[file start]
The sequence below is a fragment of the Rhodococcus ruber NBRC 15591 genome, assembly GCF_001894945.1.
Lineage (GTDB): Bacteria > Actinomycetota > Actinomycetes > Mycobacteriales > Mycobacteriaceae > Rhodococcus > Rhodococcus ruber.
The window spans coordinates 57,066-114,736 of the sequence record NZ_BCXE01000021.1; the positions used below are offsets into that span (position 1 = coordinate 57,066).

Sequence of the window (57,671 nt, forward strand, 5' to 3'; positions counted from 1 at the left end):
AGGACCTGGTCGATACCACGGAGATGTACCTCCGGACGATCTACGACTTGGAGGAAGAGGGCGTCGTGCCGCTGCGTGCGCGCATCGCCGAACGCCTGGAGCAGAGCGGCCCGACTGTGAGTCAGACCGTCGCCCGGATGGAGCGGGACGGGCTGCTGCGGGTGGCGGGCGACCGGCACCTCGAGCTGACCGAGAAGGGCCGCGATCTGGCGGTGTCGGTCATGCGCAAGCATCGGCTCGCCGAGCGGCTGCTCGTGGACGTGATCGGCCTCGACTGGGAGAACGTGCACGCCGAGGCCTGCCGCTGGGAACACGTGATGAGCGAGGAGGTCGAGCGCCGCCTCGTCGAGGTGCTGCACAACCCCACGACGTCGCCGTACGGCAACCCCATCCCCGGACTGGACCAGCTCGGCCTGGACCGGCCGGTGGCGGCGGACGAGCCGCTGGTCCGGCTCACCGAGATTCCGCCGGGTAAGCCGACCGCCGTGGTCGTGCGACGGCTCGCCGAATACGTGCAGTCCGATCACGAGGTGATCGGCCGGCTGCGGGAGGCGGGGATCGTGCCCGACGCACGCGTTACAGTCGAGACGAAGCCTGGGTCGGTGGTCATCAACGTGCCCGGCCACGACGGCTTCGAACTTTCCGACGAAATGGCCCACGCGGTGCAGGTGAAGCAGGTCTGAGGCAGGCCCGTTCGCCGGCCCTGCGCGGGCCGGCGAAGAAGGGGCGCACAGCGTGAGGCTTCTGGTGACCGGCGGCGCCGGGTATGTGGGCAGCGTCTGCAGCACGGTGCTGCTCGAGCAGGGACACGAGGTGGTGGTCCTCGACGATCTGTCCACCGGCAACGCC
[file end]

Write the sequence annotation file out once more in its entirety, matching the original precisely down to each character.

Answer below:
The sequence below is a fragment of the Rhodococcus ruber NBRC 15591 genome, assembly GCF_001894945.1.
Lineage (GTDB): Bacteria > Actinomycetota > Actinomycetes > Mycobacteriales > Mycobacteriaceae > Rhodococcus > Rhodococcus ruber.
The window spans coordinates 57,066-114,736 of the sequence record NZ_BCXE01000021.1; the positions used below are offsets into that span (position 1 = coordinate 57,066).

Sequence of the window (57,671 nt, forward strand, 5' to 3'; positions counted from 1 at the left end):
AGGACCTGGTCGATACCACGGAGATGTACCTCCGGACGATCTACGACTTGGAGGAAGAGGGCGTCGTGCCGCTGCGTGCGCGCATCGCCGAACGCCTGGAGCAGAGCGGCCCGACTGTGAGTCAGACCGTCGCCCGGATGGAGCGGGACGGGCTGCTGCGGGTGGCGGGCGACCGGCACCTCGAGCTGACCGAGAAGGGCCGCGATCTGGCGGTGTCGGTCATGCGCAAGCATCGGCTCGCCGAGCGGCTGCTCGTGGACGTGATCGGCCTCGACTGGGAGAACGTGCACGCCGAGGCCTGCCGCTGGGAACACGTGATGAGCGAGGAGGTCGAGCGCCGCCTCGTCGAGGTGCTGCACAACCCCACGACGTCGCCGTACGGCAACCCCATCCCCGGACTGGACCAGCTCGGCCTGGACCGGCCGGTGGCGGCGGACGAGCCGCTGGTCCGGCTCACCGAGATTCCGCCGGGTAAGCCGACCGCCGTGGTCGTGCGACGGCTCGCCGAATACGTGCAGTCCGATCACGAGGTGATCGGCCGGCTGCGGGAGGCGGGGATCGTGCCCGACGCACGCGTTACAGTCGAGACGAAGCCTGGGTCGGTGGTCATCAACGTGCCCGGCCACGACGGCTTCGAACTTTCCGACGAAATGGCCCACGCGGTGCAGGTGAAGCAGGTCTGAGGCAGGCCCGTTCGCCGGCCCTGCGCGGGCCGGCGAAGAAGGGGCGCACAGCGTGAGGCTTCTGGTGACCGGCGGCGCCGGGTATGTGGGCAGCGTCTGCAGCACGGTGCTGCTCGAGCAGGGACACGAGGTGGTGGTCCTCGACGATCTGTCCACCGGCAACGCC